We wandered in amongst the screens watching and listening as, one by one, the children’s voices came together, culminating in an amazing finale (composed by Dan Walker). It was so wonderful … and for me, the highlight of the night.
The Flinders Street Wonderland created by The Electric Canvas is something to behold. I was astonished by the transformation last year and this year was no exception.
“The expanded program parades works on a grand scale taking over multiple surfaces across whole streetscapes. Viewers of all ages will be captivated by these newly commissioned works showcasing animations projecting an awe-inspiring virtual circus.”
Apparently, this area was very crowded early in the evening but the numbers had thinned considerably by the time we got there at 11.30pm. I think it was a great idea to start at the outer reaches of the city and work our way towards the busier areas. We did experience some thronging crowds – particularly on Swanston Street where there were a lot of buskers – but it was never overwhelming.
My favourite ‘transformed’ building was the Forum Theatre, as I used to work there as an usher. Inside the building – which is amazing in its own right – there was also the Cabinet of Curiosities. This was “a fascinating multimedia exploration of the body via sculpture and video”, which included a huge beating heart in the lower level and a series of films in the upper level. There were warnings that the content wouldn’t be for everyone and we watched about a minute of a man being pierced by hooks before deciding the film wasn’t for us. Even though I’m a huge fan of gore (on shows like Supernatural) this was too gross for me 😉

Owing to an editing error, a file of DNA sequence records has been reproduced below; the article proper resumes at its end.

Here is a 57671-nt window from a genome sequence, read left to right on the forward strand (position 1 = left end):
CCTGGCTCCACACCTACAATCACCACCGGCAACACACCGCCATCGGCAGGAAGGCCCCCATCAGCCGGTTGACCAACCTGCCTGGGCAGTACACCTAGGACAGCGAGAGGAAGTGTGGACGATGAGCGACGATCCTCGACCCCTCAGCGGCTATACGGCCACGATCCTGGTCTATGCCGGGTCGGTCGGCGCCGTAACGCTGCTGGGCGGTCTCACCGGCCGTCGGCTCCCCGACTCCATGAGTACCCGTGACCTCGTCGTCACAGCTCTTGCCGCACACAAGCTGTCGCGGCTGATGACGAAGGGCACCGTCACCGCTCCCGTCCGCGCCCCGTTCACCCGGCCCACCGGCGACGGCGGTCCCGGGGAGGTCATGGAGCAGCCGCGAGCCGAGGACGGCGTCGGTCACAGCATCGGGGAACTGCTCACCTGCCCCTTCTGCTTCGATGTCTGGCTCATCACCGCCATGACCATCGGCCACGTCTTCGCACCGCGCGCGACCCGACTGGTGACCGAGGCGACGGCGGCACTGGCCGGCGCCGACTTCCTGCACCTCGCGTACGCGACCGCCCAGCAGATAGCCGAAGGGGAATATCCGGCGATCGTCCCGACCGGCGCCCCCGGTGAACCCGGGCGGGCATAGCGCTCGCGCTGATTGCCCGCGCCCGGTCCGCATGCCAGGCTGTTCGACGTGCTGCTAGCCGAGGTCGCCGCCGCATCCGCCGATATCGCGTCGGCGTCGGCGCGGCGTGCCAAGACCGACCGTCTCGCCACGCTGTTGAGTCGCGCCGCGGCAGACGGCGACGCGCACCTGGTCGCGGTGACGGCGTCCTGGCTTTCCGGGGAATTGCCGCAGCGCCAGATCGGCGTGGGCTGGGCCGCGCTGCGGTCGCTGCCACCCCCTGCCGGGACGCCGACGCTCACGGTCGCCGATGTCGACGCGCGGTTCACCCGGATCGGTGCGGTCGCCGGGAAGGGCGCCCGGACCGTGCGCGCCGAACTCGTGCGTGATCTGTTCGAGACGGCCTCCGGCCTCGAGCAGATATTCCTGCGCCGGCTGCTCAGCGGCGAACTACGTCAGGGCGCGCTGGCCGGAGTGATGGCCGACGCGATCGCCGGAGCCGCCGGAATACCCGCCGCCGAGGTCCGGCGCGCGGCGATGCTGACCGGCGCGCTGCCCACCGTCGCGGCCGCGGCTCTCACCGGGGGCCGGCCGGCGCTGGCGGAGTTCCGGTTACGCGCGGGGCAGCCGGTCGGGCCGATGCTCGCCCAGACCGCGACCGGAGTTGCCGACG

It was approaching 1.00am before we wandered into the Alexandra Gardens in search of the Monuments. A friend had told us this was worth seeing and we weren’t disappointed.
“Internationally acclaimed projection artist Craig Walsh creates a haunting synergy between the human form, natural environment and the act of viewing. Moving images transform trees lining the Yarra River into sculptural portraits surveying the immediate surroundings.”
We collapsed onto the banks of the Yarra River and watched the faces, which were projected onto the trees on the opposite bank. It was fascinating as we observed the subtle movements of the faces; with one of them actually winking at us. It was wonderful.
We happened upon this installation by accident, as it was close to Monuments, and I really loved the forms and colours.
“With perhaps 20 billion life supporting planets in the Milky Way … what are the odds that we are alone? Installations of illuminated steel sculptures and spheres inspired by the solar system light up Melbourne parks and pathways on a galactic journey.”
The artworks were created from waste materials by SD Kinetic Studios and lit so they resembled planets. It was fun to wander amongst them in the park.
Our last stop was at the National Gallery of Victoria where there were more projections by The Electric Canvas on the external walls of the building. This time it was images of tattooed Melburnians with the portraits having been taken by Melbourne-based photographer Nicole Reed.
“Some would say that Melbourne’s love of street art makes it the Tattooed City. This love of decoration has spilled over onto the bodies of many of its inhabitants. Paying homage to the ever-increasing popularity of tattoos both flaunted and hidden, the exploration and beauty of this art form has been embraced by our citizens.”
We sat on the edge of the Gallery’s pools and watched the images flickering on the walls; reflecting into the waters below. It was 2.00am and we were spent.
White Night Melbourne is an amazing event. You could never hope to see everything that is on offer – even if you have the stamina to make it from 7.00pm until 7.00am – but it’s really a lot of fun to just wander around and enjoy the discoveries. I’ll definitely be back next year.
For more information on White Night Melbourne, click here.